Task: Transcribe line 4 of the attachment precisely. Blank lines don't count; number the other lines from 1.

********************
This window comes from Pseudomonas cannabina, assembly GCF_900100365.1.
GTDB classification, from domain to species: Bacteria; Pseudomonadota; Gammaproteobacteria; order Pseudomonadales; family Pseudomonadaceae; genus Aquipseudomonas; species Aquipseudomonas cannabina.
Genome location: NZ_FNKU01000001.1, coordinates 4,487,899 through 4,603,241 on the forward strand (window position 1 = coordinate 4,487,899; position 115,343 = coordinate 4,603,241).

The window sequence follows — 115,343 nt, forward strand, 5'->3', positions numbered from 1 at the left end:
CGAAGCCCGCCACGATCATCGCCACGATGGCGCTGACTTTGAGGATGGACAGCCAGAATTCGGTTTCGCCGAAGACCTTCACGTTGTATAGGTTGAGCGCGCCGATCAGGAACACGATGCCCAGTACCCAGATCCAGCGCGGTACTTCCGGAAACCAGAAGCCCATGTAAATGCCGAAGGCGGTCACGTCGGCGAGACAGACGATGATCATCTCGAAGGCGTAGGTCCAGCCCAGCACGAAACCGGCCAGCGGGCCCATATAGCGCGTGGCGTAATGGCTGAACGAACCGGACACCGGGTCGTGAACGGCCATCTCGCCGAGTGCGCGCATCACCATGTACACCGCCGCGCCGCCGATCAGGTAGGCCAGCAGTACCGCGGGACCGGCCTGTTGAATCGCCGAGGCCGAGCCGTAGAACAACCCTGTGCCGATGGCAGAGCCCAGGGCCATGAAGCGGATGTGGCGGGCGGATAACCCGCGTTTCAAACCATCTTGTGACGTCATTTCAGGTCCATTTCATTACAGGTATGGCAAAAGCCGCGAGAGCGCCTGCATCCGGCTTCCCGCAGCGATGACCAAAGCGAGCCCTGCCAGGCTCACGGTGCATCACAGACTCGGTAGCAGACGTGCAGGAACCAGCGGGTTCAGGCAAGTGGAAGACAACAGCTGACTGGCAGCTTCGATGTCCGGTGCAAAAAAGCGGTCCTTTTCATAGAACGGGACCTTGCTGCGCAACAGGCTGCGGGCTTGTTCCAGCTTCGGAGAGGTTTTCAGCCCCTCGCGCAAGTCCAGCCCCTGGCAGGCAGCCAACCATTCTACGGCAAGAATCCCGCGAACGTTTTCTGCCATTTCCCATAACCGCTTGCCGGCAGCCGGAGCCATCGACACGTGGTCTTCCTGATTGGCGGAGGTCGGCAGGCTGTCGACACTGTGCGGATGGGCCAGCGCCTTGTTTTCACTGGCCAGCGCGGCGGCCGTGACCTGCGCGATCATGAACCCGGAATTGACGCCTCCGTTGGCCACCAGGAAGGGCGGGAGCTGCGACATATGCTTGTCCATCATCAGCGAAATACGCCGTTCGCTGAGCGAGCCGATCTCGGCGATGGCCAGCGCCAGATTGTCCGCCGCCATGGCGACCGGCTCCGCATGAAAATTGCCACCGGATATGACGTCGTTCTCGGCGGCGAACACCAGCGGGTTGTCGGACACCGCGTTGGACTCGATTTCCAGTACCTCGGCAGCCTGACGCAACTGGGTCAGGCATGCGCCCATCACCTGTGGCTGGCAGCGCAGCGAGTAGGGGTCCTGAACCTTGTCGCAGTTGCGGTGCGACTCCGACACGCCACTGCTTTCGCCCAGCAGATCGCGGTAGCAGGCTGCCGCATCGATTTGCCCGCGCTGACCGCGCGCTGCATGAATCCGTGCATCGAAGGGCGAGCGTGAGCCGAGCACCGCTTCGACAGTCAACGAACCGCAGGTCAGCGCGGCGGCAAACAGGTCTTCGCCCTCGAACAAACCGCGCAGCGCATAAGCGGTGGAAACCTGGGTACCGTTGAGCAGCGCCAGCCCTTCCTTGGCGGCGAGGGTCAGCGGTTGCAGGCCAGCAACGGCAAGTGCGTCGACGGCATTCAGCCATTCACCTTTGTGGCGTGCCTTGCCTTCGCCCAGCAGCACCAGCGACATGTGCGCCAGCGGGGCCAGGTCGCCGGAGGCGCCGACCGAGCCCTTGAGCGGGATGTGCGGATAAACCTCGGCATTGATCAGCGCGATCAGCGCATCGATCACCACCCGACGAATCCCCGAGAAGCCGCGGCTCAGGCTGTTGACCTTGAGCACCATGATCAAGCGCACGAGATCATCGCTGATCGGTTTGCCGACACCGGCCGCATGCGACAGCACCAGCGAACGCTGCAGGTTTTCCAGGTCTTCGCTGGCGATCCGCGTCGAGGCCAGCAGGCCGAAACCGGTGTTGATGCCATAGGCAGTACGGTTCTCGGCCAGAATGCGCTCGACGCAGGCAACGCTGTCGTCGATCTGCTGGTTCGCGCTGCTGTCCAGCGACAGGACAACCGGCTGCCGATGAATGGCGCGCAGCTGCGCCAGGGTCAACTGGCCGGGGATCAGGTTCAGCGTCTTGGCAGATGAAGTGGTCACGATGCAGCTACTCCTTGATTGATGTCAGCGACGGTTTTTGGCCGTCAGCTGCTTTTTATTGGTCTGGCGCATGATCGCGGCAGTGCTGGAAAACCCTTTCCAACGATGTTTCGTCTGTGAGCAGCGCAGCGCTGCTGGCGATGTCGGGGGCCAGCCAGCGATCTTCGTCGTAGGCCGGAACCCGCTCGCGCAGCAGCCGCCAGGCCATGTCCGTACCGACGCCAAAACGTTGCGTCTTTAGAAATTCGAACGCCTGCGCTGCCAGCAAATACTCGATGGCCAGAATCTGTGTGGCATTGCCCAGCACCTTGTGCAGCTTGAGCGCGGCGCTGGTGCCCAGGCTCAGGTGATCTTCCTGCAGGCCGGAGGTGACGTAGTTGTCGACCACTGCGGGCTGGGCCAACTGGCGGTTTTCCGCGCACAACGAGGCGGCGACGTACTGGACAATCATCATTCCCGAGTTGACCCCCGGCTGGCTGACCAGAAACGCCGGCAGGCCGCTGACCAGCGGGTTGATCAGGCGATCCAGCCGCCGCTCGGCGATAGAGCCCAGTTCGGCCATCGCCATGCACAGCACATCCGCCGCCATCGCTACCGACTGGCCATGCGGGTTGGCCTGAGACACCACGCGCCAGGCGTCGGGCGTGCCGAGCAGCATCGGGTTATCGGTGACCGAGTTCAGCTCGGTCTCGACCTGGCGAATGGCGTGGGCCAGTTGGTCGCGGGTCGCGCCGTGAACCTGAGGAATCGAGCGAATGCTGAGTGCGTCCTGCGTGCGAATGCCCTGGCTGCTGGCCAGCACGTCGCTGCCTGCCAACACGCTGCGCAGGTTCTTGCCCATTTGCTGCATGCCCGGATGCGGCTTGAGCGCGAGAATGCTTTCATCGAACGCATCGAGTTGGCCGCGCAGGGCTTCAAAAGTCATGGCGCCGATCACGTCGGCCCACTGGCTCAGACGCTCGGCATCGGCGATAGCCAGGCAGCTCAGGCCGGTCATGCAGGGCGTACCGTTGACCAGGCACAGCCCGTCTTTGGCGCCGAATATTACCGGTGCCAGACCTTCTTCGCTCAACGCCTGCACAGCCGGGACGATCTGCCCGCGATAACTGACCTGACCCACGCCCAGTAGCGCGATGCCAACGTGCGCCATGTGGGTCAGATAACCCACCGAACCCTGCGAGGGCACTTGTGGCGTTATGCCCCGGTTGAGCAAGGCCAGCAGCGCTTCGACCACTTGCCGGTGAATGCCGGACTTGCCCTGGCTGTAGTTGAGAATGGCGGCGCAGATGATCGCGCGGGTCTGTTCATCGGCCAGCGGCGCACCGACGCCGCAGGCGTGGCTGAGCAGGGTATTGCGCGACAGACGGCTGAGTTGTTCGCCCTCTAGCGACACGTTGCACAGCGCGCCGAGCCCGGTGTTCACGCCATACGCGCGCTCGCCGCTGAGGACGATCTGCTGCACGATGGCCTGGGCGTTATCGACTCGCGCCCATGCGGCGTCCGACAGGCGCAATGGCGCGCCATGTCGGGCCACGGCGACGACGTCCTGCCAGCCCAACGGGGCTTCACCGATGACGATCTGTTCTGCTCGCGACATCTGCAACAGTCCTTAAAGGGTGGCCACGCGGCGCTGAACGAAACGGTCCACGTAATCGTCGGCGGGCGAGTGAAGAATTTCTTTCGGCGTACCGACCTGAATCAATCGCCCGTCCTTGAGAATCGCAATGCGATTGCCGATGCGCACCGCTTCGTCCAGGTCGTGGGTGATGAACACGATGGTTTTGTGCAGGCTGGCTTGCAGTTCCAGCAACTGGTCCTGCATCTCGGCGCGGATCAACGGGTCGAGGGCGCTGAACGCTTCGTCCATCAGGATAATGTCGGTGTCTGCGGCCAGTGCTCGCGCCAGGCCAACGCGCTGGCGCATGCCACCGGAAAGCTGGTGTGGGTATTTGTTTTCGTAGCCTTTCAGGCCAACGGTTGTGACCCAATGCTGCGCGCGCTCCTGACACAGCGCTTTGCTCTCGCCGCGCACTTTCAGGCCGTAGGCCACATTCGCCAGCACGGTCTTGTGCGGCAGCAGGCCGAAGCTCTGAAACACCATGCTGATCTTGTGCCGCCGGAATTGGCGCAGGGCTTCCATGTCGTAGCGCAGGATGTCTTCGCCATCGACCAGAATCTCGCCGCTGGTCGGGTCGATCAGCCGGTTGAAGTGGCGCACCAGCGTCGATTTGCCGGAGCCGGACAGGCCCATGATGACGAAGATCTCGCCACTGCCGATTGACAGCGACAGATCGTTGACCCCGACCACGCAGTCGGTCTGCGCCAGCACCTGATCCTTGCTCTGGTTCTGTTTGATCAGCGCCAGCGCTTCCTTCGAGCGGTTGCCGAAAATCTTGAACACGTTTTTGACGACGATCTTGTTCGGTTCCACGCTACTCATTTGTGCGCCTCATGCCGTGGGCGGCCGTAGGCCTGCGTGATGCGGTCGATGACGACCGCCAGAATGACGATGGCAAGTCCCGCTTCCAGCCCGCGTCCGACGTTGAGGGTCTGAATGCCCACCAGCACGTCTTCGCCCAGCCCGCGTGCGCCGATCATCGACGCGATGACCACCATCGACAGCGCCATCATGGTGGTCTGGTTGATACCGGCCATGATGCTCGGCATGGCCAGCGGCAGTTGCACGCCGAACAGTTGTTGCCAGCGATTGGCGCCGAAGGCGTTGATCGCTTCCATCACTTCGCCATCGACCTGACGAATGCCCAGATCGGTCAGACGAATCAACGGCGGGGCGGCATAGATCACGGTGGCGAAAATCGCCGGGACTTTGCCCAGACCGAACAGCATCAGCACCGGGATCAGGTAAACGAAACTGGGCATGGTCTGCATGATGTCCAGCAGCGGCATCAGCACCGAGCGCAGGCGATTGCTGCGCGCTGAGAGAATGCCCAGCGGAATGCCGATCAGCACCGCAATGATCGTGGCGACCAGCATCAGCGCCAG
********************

The window sequence follows — 115,343 nt, forward strand, 5'->3', positions numbered from 1 at the left end: